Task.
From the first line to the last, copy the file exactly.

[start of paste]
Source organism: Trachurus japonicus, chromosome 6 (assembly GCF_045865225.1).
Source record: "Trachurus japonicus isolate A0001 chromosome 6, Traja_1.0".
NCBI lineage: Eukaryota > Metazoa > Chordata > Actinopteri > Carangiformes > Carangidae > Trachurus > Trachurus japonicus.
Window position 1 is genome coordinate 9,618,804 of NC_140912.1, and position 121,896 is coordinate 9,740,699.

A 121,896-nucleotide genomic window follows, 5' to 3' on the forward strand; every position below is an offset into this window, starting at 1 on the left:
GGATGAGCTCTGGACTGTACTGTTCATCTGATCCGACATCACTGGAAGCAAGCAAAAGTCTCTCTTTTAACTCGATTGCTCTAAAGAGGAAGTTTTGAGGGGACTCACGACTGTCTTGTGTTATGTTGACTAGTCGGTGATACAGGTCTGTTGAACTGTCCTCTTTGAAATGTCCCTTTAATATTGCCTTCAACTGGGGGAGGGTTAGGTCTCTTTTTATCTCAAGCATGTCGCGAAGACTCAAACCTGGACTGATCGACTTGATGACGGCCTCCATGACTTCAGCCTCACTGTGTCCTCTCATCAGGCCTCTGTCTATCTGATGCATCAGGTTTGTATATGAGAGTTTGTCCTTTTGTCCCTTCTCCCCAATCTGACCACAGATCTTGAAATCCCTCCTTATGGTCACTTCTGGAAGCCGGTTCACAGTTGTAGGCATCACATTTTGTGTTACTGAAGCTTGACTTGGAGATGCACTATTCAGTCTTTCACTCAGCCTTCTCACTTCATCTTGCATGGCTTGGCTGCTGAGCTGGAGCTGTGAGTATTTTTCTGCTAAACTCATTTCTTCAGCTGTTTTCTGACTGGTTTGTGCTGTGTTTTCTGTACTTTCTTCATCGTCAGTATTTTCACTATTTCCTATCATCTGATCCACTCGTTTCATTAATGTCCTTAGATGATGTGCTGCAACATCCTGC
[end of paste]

Source organism: Trachurus japonicus, chromosome 6 (assembly GCF_045865225.1).
Source record: "Trachurus japonicus isolate A0001 chromosome 6, Traja_1.0".
NCBI lineage: Eukaryota > Metazoa > Chordata > Actinopteri > Carangiformes > Carangidae > Trachurus > Trachurus japonicus.
Window position 1 is genome coordinate 9,618,804 of NC_140912.1, and position 121,896 is coordinate 9,740,699.

A 121,896-nucleotide genomic window follows, 5' to 3' on the forward strand; every position below is an offset into this window, starting at 1 on the left:
GGATGAGCTCTGGACTGTACTGTTCATCTGATCCGACATCACTGGAAGCAAGCAAAAGTCTCTCTTTTAACTCGATTGCTCTAAAGAGGAAGTTTTGAGGGGACTCACGACTGTCTTGTGTTATGTTGACTAGTCGGTGATACAGGTCTGTTGAACTGTCCTCTTTGAAATGTCCCTTTAATATTGCCTTCAACTGGGGGAGGGTTAGGTCTCTTTTTATCTCAAGCATGTCGCGAAGACTCAAACCTGGACTGATCGACTTGATGACGGCCTCCATGACTTCAGCCTCACTGTGTCCTCTCATCAGGCCTCTGTCTATCTGATGCATCAGGTTTGTATATGAGAGTTTGTCCTTTTGTCCCTTCTCCCCAATCTGACCACAGATCTTGAAATCCCTCCTTATGGTCACTTCTGGAAGCCGGTTCACAGTTGTAGGCATCACATTTTGTGTTACTGAAGCTTGACTTGGAGATGCACTATTCAGTCTTTCACTCAGCCTTCTCACTTCATCTTGCATGGCTTGGCTGCTGAGCTGGAGCTGTGAGTATTTTTCTGCTAAACTCATTTCTTCAGCTGTTTTCTGACTGGTTTGTGCTGTGTTTTCTGTACTTTCTTCATCGTCAGTATTTTCACTATTTCCTATCATCTGATCCACTCGTTTCATTAATGTCCTTAGATGATGTGCTGCAACATCCTGC